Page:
The ability of Baskets to be uproariously funny one second and utterly heartbreaking the next makes this FX series increasingly difficult to analyze during this first season.

While executive Producer Louis C.K. has a knack for heavy emotion in the midst of brilliant comedy — as he so often does during his own series, Louie — he acknowledges that he is painfully ordinary, save his celebrity status. And Baskets thrives on the ordinary. It extracts hilarity and emotion from the everyday: The bleakness of Chip Baskets’s (Zach Galifianakis) career, personal relationships, and rural surroundings set up this contrast between comedy and emotional pain. While first seven episodes of Baskets expertly maintained that balance, something had to give eventually: Thursday night’s episode, “Sugar Pie,” was the most emotionally tormenting yet.

Last week’s episode, “Cowboys,” ended on a major heartbreak when Chip learned that his mother caused Penelope’s return to Paris. Thursday’s episode picks up where “Cowboys” left off: in the car with Chip, Martha, and Eddie as they return to Bakersfield from their cowboy-inspired quest for identity. Chip is furious at his mom for intervening, even though he knows she was just trying to protect him.

One of Baskets’ strength is its ability to depict how we tend to hurt the people who love us the most. But before Chip can scold his mother about Paris, we get a peek at Mrs. Baskets’s own personal hell.

Mrs. Baskets brings home a baked sugar pie to her friend’s house, where a group of older women are bragging about their children and gossiping. The host sends Mrs. Baskets back home with the pie she lovingly baked, because nobody ate any — but not before she makes Mrs. Baskets self-conscious about her weight problem. She returns home in a fury, throwing away all the sugar products in her kitchen before she passes out cold on the floor. We learn she was living as an undiagnosed diabetic, and was suffering from a severe imbalance in sugar levels, spurring an episode. She’s hospitalized, in a coma for the rest of the episode — the continuous beeping of her life support system instead of her usual kind words, putting the scope of her obesity problem in clear perspective for the viewer.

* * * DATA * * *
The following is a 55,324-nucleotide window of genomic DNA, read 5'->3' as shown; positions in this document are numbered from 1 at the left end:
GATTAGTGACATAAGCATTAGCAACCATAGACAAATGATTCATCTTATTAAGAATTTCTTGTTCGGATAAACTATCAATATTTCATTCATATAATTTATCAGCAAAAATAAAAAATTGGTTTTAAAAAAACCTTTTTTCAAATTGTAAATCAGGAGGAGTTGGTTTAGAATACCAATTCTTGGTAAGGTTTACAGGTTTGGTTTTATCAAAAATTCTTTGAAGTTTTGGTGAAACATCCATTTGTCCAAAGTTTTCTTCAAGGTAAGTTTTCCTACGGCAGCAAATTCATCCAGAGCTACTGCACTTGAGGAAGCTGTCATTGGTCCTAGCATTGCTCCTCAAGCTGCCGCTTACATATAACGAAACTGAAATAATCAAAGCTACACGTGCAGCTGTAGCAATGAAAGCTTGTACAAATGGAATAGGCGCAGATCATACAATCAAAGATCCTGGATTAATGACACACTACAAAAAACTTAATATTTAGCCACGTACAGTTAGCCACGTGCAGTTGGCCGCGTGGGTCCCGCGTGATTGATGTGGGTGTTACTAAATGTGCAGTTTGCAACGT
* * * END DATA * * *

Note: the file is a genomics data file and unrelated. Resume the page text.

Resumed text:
Chip finds his mother passed out in the kitchen

Chip must spend the rest of the episode in the hospital with his mother. because his twin brother Dale is away at a volleyball tournament with his daughter. Chip is reluctant to stay, since he is still fuming about her meddling in his marriage. But he relents, and returns her love for the first time in Baskets. That doesn’t mean he gets off easy, though: Martha appears at the hospital with a man who has a package for Chip: Divorce papers from Penelope. Before this moment, Chip was in denial about his faltering marriage. But as he sits beside his comatose mother, divorce papers in hand, the reality hits him like a brick. It’s one of the many jarring moments in “Sugar Pie” that forgoes humor to expose the deep insecurities of these ordinary characters.

Chip with his mom in the hospital, right after he gets the divorce papers

Yet the most striking of agonizing emotion in “Sugar Pie,” comes from a character who has been painted as near-perfect until now: Chip’s twin brother Dale. When Chip first finds his comatose mother on the floor, Dale tells him to seek help from someone else, because the brothers don’t have enough money to pay for an ambulance. Dale’s stinginess — in the midst of a life-threatening crisis — makes Chip look better than his twin brother for the first time in Baskets. It also suggests that Dale’s own insecurities that are about to surface . While Chip is genuinely concerned for his mother, Dale covers his anguish by diving into his daughter’s volleyball tournament — albeit selfishly, from the sideline.

Dale’s emotional decline in “Sugar Pie” is perhaps the rawest depiction that we’ve seen yet in Baskets. When he scolds his daughter for playing poorly, she looks at him with disdain and says, “Dad, you’re gay,” in a moment that passes so quickly it makes you wonder if it even happened. Dale, whose effeminate behaviors suggest that he’s closeted, crumbles. Overwhelmed by his daughter’s cruel comment and his mother’s condition, Dale lunges to hit the ball from the sideline. When the players pause in shock, Dale tries convince them the act didn’t happen, although everyone saw it, and someone caught it on tape, and plays back the footage for him (“That’s just one of those apps that’ll turn anything into anything”). In the most cringe-worthy scene thus far in Baskets, it’s clear: Dale doesn’t have his shit together at all.

Dale on the sideline of his daughter's volleyball game

Thursday’s episode proved that Baskets is unafraid to explore both shrewd comedy and tragic pain. Moving forward, the show has a lot of drama to resume as Dale’s sexuality, Mrs. Baskets’s diabetes, and Chip’s overall unhappiness reach the forefront of the show’s plot lines. While I predict the upcoming episodes won’t get any darker, the rawness and emotion in this latest episode confirmed that Baskets’ pulls at heartstrings, just as it makes audiences laugh uncontrollably.

Photos via FX/Baskets